How Do You Make Your Food Dollars Stretch?

By MAYS Latest Reply 2011-10-23 15:35:03 -0500
Started 2011-10-21 10:38:51 -0500

I received a very interesting reply to a discussion that I recently posted concerning the high prices of food today.

The reply posted by (kdroberts) mentions CSA's, (Community Supported Agriculture) which is very interesting.
CSA's can go a long way in helping one to stretch a few dollars when it comes to purchasing food.

In addition it also supports the local community farmers and businesses!

Here is a link to help you to locate a CSA near you:

For more information about Community Supported Agriculture, please click on the links below:

Now it's back to clipping my coupons!


5 replies

classof78 2011-10-23 15:35:03 -0500 Report

I learned 2 things a long time ago when I was not diabetic, just broke, with a husband and 2 small children to feed.
Make a weekly menu!!!
Make a shopping list!!! (and remember to take it with)
I also have a big garden, but not everyone is able to do that.
It didn't take long to figure out that we ate better at lower cost when I did this. I start by looking thru the ads, and making a list of things on sale that we use a lot, (this week, hamburger for 1.99 if you purchase a 10 lb pkg) or are almost out of (sometimes these are not on sale, we just need them). I make my list according to the store layout, so shopping is a little quicker, and I'm less likey to get distracted by going back and forth.
Then I make a menu, hopefully using things in the ad, but often, I'm using things I previously purchased on sale, and froze. I also have a fairly good size place to store canned goods. When I make the menu, I check to see if I already have an item before automatically adding it too the list. (think spices especially)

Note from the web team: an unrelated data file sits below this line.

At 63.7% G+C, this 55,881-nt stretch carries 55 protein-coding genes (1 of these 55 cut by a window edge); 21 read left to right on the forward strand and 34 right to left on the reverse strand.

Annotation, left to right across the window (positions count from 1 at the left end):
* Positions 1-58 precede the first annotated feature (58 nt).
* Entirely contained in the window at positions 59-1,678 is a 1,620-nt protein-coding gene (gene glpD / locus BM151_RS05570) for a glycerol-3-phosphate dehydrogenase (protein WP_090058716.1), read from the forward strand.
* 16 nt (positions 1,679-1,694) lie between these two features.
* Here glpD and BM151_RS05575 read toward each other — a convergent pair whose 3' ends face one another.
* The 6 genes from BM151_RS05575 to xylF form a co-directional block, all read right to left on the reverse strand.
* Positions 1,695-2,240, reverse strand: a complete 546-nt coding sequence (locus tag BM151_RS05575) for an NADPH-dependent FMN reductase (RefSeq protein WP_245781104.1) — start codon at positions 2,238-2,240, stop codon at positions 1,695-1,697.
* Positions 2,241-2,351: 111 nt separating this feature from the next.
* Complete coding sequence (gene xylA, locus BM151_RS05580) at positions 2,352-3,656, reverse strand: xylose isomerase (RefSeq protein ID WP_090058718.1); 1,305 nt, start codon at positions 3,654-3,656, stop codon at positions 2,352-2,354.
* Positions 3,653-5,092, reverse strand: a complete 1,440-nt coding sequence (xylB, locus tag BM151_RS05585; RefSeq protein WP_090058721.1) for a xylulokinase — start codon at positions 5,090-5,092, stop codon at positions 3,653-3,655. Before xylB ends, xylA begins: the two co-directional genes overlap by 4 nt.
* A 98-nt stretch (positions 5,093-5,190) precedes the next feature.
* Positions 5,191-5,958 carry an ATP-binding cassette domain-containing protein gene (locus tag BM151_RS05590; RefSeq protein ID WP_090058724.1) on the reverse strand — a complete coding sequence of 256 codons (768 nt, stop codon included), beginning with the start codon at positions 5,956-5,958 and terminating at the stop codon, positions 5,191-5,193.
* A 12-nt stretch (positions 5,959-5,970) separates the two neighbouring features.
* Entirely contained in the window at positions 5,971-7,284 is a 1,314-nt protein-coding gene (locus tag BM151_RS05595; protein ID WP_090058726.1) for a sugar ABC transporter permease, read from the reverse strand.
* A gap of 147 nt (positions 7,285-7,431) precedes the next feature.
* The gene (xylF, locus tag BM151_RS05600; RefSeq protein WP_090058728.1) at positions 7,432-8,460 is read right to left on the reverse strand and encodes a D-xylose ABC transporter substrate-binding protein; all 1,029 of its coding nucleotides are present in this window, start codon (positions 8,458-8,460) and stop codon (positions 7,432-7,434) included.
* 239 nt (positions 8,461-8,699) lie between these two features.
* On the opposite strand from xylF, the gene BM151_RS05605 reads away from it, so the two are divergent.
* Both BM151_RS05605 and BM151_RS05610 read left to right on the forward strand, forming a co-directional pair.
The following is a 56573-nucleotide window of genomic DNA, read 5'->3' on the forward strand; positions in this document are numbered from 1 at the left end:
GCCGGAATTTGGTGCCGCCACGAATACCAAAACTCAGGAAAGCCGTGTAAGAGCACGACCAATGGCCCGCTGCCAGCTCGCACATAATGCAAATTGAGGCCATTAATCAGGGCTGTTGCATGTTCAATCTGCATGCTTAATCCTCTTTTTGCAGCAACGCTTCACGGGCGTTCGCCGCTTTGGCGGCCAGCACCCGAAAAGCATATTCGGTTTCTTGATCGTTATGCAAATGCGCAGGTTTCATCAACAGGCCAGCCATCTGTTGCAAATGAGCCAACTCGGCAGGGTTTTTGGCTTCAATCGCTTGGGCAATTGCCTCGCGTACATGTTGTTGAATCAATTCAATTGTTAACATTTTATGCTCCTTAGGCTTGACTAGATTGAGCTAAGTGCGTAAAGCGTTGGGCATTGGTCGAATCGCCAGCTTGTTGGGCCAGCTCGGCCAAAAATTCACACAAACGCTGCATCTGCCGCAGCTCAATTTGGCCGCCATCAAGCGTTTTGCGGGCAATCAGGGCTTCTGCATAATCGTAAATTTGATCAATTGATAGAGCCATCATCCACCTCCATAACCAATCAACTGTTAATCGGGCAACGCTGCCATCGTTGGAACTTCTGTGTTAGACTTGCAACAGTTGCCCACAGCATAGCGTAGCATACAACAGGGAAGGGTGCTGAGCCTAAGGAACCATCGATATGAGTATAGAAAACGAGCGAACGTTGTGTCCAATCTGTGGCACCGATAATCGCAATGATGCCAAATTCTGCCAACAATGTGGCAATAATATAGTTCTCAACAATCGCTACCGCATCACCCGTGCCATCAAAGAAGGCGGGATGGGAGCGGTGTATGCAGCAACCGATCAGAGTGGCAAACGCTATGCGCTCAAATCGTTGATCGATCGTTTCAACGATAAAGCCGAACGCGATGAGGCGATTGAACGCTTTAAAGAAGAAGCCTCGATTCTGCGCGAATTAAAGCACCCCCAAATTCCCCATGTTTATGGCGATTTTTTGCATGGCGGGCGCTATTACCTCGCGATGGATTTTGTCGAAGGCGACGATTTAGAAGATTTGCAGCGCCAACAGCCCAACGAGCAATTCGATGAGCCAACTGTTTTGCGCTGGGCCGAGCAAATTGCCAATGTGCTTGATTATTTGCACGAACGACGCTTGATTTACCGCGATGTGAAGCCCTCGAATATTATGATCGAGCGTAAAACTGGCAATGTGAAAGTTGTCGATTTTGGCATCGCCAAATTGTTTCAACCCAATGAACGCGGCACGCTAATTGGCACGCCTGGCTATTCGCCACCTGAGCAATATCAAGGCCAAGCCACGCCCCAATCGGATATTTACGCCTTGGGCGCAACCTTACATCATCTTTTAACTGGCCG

I use a 1/2 sheet size spiral notebook, and have 4 lines for each day. I note the name of the dish, where I found the recipe, and sometimes the amount of time required. I will also include a note to the effect of "get meat out for Tues" so it's thawing ahead of time instead of getting nuked in the microwave.
All this mean 1 trip to the store, which saves time, and gas(!$!$!$!), I know what time I need to start, have the recipes handy and have quite a variety of healthy meals.
If I want to make something that's kind of pricey(seafood chowder-yum!) I will but ingredient a little at a time and spread the cost over several trips.
There are also seasonal deals: turkey around Thanksgiving, fish at lent etc. Buy ahead and freeze.

RAYT721 2011-10-22 08:39:55 -0500 Report

I just finished writing a reply to someone's questions about healthier and less expensive shopping tips. I also mentioned the localharvest website in that post and will check out the other resources you've mentioned above. There are various coupon websites that can save a few bucks here and there on "good" products like vegetables, low carb pastas, Atkins bars, and such. Not all manufacturer coupons are for the products shown on shows like "Extreme Couponing." It just flat out annoys me to see people rushing around the store to buy candy bars, fruit rolls ups and Gatorade. Just once I would like to see an episode with people who actually care about their minds, bodies and souls. In many cases generic brand products are just as good as name brands with coupons. The best way I have found to reduce food costs is with planning: shopping with a list, looking at sale ads, making a menu plan. It make take a little time to get it all together and down to a workable process but time is money. Here is the discussion/reply on budget shopping:

Old-n-Grey-n-Wiser 2011-10-21 11:30:28 -0500 Report

Now it's back to clipping my coupons!
We try to clip the ones which we can use, but after that program on The Learning Chanel about the food and t-paper hoarders on Extreme Couponing many of the stores in my area tightened their limits on coupons.